Psst... We're working on the next generation of Chowhound! View >
HOME > Chowhound > Washington DC & Baltimore >
Nov 11, 2013 08:00 AM
Discussion

Kogiya in Annandale

According to Todd Kliman, it's "the best Korean barbecue out there right now."

Anyone been?

  1. Click to Upload a photo (10 MB limit)
Delete
  1. It's much better than Honey Pig, that's for sure. The $21 AYCE is pretty good. I like the unmarinated pork belly, though the miso one isn't very far behind. The place is clean and service is efficient. It's not very big, so I can imagine the lines are pretty long during the dinner hour and weekends.

    1. Don't eat Korean BBQ often and when I do, I could hardly tell which heavily marinated meat is better. In this case, I think Kogiya is a bit better than Honey Pig, especially after factoring in the price. We had AYCE lunch for $19, tried the thinly sliced beef (not marinated, cooks fast but not exactly tender), miso pork belly, spicy pork belly, and marinated chicken dark meat. The pork bellies and chicken all took some time to cooking so we had a leisurely 2 hr lunch with a few cold beers on this snow day.

      1. It's a sad status for Korean BBQ joints when a critic names a AYCE joint the best Korean BBQ restaurant as under these prices the quality is undoubtly compromised.

        2 Replies
        1. re: Kurtis

          AYCE is the probably the best bargain but the restaurant is not exclusively AYCE. One interesting service point is they kept changing the grill-top for us as we switched meats. In addition, they do all the cooking. The waiters here work their asses off.

          1. re: Worldwide Diner

            "One interesting service point is they kept changing the grill-top for us as we switched meats. In addition, they do all the cooking."

            Changing of the grilltop after a couple rounds of grilling the same meat, or when changing the meat with different marinade is pretty much a common practice, and this is done without asking in most places in Seoul, but only a few outside of it (though all willingly will change it if you request). This becomes a rule to get good searing without getting charred/smoked, and to taste individual meat parts.

            You are right here, this does take some effort to do it right (although the reality is that there's 2-3 different grillers exchanging hands vs single griller assigned to a table in Seoul), along with attending to other needs of diners. I always personally tip them aside from usual tip added to the bill as I do the same for somms or sushi chefs whose effort added significantly to the meal.

            But what I would like to see is some of these places that carry good quality meats and along with those from Korea. Cost involved in doing this is likely the limitation as these are the going prices for BBQ joints in Korea - see below link.

            http://travel.cnn.com/seoul/eat/city-...

        2. It's okay, a good place to know about as the noodles here are an upgrade form what I get at other places. It tends to be sweeter here than what I've experienced elsewhere.

          Judging from the bbq alone, I have no idea why this place gets singeld out.

          7 Replies
          1. re: Steve

            Do they make their own noodles? Da Rae Won still hand pulls theirs, but I'd like to find some this side of the river.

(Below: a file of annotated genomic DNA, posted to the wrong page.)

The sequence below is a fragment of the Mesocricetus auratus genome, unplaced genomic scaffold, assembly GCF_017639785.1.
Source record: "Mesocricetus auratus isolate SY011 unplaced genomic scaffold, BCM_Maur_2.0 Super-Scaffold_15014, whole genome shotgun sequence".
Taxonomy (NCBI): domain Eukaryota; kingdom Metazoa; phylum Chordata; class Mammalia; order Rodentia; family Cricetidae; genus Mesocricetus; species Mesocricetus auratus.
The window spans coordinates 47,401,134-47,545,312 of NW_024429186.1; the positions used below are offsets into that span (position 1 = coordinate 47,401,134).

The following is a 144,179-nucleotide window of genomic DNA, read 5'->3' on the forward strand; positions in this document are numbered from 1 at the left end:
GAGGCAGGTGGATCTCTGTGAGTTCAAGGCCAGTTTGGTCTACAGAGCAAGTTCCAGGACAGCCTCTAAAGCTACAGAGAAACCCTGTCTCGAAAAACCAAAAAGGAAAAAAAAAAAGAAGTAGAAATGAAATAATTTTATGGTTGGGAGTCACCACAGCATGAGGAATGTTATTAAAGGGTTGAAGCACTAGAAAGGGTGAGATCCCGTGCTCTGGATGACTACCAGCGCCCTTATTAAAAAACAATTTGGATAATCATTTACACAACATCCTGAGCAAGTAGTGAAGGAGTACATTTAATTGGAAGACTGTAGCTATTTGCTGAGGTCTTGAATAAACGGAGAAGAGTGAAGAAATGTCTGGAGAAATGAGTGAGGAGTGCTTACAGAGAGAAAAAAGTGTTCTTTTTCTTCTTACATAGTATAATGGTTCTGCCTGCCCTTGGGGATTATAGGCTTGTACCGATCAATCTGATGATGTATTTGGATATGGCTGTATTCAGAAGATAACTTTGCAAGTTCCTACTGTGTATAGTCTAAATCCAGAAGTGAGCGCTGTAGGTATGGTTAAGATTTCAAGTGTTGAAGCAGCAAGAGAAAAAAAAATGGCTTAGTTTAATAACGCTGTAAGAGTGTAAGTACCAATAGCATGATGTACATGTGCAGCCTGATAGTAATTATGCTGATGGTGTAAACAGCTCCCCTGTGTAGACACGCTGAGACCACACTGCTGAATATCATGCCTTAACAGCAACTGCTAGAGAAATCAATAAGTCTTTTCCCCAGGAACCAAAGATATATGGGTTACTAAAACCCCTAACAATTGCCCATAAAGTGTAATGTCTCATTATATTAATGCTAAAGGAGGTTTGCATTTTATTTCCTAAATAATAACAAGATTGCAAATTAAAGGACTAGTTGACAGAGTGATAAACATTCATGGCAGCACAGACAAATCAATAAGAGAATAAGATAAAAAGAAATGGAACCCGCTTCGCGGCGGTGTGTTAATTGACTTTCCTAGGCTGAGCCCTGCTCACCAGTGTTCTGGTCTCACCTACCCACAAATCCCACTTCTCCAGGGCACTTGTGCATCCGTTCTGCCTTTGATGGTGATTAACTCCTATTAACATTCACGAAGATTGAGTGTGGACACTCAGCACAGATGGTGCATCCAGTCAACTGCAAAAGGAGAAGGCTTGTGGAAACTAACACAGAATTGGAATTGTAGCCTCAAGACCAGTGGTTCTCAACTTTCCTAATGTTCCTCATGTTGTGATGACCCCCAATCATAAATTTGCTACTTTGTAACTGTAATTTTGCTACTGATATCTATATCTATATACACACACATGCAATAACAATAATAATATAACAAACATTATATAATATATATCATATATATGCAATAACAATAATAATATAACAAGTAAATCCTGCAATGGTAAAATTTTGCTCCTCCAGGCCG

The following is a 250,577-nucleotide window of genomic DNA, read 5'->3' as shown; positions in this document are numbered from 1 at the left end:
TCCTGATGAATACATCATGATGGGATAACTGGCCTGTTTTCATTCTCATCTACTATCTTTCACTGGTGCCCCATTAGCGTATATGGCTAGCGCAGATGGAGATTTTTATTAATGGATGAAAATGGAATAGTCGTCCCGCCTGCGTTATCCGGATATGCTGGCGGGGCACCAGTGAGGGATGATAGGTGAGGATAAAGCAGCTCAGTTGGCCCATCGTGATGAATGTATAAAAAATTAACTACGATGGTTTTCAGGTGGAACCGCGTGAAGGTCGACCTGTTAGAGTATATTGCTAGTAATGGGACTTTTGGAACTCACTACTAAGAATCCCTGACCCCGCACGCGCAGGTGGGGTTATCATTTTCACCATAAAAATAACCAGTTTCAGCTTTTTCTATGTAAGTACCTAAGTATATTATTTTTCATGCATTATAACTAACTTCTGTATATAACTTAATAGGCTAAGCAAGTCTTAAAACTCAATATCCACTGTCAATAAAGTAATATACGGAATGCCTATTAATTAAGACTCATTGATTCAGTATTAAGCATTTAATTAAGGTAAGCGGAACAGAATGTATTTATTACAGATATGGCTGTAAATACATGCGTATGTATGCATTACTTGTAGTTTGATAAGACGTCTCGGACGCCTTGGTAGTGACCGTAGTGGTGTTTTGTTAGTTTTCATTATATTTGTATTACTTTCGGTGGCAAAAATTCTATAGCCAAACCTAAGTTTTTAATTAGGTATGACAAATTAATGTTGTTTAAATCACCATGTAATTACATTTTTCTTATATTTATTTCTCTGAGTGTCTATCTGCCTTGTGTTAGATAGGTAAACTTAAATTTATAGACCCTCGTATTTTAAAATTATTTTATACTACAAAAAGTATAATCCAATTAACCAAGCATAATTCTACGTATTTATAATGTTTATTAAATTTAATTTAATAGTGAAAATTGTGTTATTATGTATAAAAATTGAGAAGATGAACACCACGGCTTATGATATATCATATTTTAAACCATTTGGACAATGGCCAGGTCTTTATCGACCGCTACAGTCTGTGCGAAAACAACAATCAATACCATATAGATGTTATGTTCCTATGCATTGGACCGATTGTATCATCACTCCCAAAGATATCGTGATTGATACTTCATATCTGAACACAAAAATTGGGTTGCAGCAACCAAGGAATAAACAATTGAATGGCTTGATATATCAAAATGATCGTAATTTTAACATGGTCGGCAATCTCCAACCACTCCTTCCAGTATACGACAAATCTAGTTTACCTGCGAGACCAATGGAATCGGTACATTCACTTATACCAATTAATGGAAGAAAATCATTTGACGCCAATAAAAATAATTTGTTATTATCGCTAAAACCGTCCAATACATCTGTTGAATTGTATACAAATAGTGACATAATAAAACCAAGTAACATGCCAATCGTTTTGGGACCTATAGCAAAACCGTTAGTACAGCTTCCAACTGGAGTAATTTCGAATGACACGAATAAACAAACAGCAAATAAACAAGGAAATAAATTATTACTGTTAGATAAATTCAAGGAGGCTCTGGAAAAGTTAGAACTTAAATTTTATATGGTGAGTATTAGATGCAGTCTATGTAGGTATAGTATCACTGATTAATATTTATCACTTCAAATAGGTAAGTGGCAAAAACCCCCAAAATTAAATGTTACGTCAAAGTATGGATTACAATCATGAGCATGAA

1. re: monkeyrotica

              I can't remember the name of the place, but there are hand pulled noodles at John Marr and Little River {south of LRT}. Not as good as Da Rae Won but good.

              FYI, Kogiya is simply freezing when its cold and windy out. It was like sitting outside the last time we were there and they said they ran out of tea. It was a painful experience. The BBQ is quite good but not better than Annangol. The Banchan are top notch I think.

                1. re: monkeyrotica

                  I believe the place with the homemade noodles is Jang Won at 4210 John Marr Dr. The sign in front only says "Chinese-Korean Restaurant."

                  If you go, you have to ask for the handmade noodles. I ate there once a long time ago. I had the jja jang myun and was not impressed at the time.

                  At Kogiya I liked the bibim mul gooksu, which are cold rice noodles in a spicy sauce, though their version is not so spicy and has some sweetness to it.

            2. re: Steve

              I dined there with Steve and two other local 'hounds yesterday. The bulgogi was VERY sweet. The two pork belly dishes (miso and spicy)were better, the duck was good, and the noodle dishes were both very nice. The banchan spread was extensive though nothing was a big stand-out. Most of us wore our coats throughout the meal.

              I do not think they are better than the new Annangol location in Chantilly where I had perfectly crisped spicy pork belly last weekend.

              1. re: PollyG

                Have you been to both Anangol locations? Any difference?

                1. re: wineo1957

                  I have not been to the Annandale location recently enough to make a good comparison. The Chantilly location is a lot closer to home.

            3. My two cents, the place gets high reviews because it has low priced AYCE with decent service. I don't think their beef is as good as others and when you do AYCE, they try to stuff you lots of the cheap stuff before you get to eat too much of the good stuff. Their rib soup is nice but I think you have an opinion skewed by the twenty-something who are more into value than quality. When they mob websites, it tends to be difficult for the older more seasoned folks to figure out why this highly rated place tastes so so and still need 45 minutes of wait time.